The Committee did recommend that the Bill include an explicit requirement for review. This is encouraging as we need to assess how these reforms work in practice. In addition, while the Bill did not address the question of whistleblower rewards or an independent authority to represent and act on behalf of whistleblowers, it is hoped that these topics remain on the radar to be reviewed over time.
It is critical that all listed and large proprietary companies review their existing whistleblower policies and how they interact with other policies and any external hotline. While the laws are likely to commence from 1 July 2018, all listed and large proprietary companies must have compliant whistleblower policies in place by 1 January 2019. Some important things to consider are the following1:
In late March 2018, the Senate Economics Reference Committee published its much-anticipated Foreign Bribery Report. This Report has been over three years in the making and has covered two parliaments due to a general election intervening and causing the initial review to lapse with a new referral by the current parliament. The Report is at https://www.aph.gov.au/Parliamentary_Business/Committees/Senate/Economics/Foreignbribery45th/Report.
The Senate Committee undertook a substantial and wide ranging review of the state of Australia’s foreign bribery laws, their investigation and enforcement and the reasons for the popular perception, and indeed criticism, of Australia’s position that it appears to have laws that, while complying with the OECD Anti-Bribery Convention and its obligations as a signatory, appear otherwise untested and little used. Overall, the Committee considered that “more needs to be done to enhance the effectiveness of Australia’s implementation” of the OECD Convention and the United Nations Convention against Corruption.
The Senate Committee made 22 recommendations. While the substance of the recommendations were not always accepted by Government members of the Committee and indeed, the reservations in respect of certain recommendations are set out by the Government members in an appendix, in broad terms the Senate Committee recommendations repeat many of the substantive submissions made to it; namely, that there needed to be substantial and significant reform to Australia’s foreign bribery laws and practices in relation to successfully and proactively targeting foreign bribery and corruption.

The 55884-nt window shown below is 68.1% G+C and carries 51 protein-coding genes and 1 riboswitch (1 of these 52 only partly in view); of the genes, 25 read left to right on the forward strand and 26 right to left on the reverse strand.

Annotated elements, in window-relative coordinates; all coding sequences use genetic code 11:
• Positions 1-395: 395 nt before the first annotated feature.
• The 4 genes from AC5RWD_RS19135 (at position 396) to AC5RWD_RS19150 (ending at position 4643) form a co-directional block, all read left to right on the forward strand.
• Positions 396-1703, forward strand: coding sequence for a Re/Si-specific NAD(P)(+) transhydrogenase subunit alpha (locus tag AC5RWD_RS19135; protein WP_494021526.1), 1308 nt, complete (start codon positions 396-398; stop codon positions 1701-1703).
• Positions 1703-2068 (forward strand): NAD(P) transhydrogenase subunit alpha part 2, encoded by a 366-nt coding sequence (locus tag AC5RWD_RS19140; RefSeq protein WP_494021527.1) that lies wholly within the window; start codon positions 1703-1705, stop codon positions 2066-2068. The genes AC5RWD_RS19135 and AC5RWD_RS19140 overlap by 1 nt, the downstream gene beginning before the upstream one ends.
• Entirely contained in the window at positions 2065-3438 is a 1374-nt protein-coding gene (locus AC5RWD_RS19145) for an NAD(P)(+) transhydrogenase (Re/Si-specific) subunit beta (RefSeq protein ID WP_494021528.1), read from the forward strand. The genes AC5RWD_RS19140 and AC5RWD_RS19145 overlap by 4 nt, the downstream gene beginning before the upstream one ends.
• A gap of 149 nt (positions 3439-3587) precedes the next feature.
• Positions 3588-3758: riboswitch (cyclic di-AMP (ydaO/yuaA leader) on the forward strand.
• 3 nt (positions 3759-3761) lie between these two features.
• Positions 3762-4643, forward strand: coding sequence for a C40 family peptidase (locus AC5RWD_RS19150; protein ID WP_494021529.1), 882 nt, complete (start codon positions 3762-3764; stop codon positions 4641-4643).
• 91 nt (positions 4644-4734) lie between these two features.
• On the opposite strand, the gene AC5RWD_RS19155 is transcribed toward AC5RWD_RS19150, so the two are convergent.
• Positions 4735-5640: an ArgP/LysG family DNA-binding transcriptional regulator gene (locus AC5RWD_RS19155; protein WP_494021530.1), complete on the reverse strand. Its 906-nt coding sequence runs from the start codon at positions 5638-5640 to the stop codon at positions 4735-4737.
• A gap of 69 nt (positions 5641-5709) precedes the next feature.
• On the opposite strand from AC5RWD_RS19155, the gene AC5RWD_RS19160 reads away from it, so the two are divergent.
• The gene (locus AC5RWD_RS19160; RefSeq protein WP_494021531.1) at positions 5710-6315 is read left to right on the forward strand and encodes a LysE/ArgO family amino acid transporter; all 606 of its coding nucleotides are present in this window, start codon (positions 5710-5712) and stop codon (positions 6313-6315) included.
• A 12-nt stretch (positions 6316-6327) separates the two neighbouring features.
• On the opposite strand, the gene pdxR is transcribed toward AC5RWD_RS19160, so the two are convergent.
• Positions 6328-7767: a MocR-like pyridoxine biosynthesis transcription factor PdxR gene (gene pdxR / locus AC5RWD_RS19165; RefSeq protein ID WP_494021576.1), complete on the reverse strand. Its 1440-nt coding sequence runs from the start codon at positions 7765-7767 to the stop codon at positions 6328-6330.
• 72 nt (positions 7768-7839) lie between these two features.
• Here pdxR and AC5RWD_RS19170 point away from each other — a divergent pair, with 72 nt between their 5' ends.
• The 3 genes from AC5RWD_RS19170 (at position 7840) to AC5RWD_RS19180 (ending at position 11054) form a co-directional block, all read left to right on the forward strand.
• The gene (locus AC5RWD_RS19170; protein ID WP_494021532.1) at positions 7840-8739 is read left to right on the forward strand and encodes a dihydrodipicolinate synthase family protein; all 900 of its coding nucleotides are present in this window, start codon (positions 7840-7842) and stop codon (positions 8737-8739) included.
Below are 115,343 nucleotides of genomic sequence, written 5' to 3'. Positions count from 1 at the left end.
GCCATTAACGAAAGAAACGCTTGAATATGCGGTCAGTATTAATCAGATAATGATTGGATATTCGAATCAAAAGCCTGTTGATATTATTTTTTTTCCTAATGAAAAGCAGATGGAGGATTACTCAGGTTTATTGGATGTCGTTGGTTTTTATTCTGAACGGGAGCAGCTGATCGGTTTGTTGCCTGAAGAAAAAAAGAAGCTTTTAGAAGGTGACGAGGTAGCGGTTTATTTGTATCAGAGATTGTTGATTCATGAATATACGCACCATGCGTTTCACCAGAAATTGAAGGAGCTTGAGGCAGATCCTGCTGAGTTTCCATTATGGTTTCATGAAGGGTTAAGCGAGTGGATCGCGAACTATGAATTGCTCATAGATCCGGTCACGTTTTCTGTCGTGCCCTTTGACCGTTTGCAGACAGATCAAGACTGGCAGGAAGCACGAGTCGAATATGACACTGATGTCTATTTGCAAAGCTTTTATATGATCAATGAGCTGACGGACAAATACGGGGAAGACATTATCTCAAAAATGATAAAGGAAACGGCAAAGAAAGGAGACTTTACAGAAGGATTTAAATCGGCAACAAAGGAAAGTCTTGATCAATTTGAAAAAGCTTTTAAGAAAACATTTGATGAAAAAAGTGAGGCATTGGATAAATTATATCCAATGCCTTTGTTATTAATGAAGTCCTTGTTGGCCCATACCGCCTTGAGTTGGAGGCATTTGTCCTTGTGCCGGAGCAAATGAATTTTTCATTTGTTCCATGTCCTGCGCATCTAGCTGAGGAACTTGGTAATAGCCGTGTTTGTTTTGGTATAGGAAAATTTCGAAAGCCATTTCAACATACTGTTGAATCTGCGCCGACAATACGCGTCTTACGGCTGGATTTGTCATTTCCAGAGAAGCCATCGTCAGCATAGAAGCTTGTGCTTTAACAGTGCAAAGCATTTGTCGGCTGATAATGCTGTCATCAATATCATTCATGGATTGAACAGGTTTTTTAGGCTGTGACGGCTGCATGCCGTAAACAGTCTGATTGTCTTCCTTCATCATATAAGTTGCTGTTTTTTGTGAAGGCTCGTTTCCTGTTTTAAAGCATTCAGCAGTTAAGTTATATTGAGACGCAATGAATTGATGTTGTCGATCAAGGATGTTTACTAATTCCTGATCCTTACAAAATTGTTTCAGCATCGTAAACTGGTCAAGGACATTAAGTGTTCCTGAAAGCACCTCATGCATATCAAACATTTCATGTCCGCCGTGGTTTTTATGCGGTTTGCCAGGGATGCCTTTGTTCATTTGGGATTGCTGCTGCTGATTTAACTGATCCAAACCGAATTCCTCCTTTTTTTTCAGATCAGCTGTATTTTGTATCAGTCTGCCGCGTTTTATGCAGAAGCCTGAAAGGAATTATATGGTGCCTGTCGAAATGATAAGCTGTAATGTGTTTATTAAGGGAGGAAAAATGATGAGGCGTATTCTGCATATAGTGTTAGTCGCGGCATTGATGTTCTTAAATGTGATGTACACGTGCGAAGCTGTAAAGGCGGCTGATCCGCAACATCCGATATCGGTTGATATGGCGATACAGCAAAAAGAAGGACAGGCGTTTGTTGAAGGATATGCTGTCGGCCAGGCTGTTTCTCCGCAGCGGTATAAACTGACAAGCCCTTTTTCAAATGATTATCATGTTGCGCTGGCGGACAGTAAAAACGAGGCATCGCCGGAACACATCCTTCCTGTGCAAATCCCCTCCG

The key recommendations included the following:
The committee believes Australia’s position on this issue is increasingly isolated, and the committee is concerned about the inconsistencies between international standards and Australia’s domestic bribery laws and the domestic laws of comparative countries (of which some are Australia’s major trading partners)…the committee is deeply concerned and disappointed about the lack of legislative action that the government has taken in this area and wishes to recognise the initiatives of Australian businesses who have taken matters into their own hands by implementing internal policies prohibiting facilitation payments…a facilitation payment is not materially different from a small bribe and therefore should not be recognised as a defence to a foreign bribery offence in Australia…abolition of the facilitation payment defence should proceed with a transition period to allow business time to implement the changes to their internal processes and to inculcate a culture of compliance amongst its employees.
While the Senate Committee Report was not unanimous, there are a number of important messages to take out of this review. The review is the culmination of significant work undertaken by the Senate over a 2-3 year period. Almost all submissions made to the enquiry supported substantial reform. The current Australian Government is in the process of enacting legislation, currently the subject of review by Parliamentary committees, which focuses on, in particular, foreign bribery offences, a Commonwealth deferred prosecution agreement scheme and private sector whistleblower protection reforms.
However, as we have so often seen in Australia, while these reports and recommendations for substantial change have been made in the past, they have rarely been followed through. It is encouraging that the current Australian Government has substantial bills before the Australian parliament to address a number of these issues. While they may not be perfect, and there is room to criticise the approach by the Government and indeed in some areas where it seems to ignore calls for reform and change, it is a positive start. It appears the Australian approach is for small steps to be made over a long period of time. That in itself has some merit, but it does create a public perception that, overall, the question of foreign bribery, complex commercial crime and opaque offshore business opportunities are simply too hard and too complicated and should be left for investigators and prosecutors to do their best with the limited resources that are provided to them without, from a philosophical perspective, imposing more regulations on over-regulated business.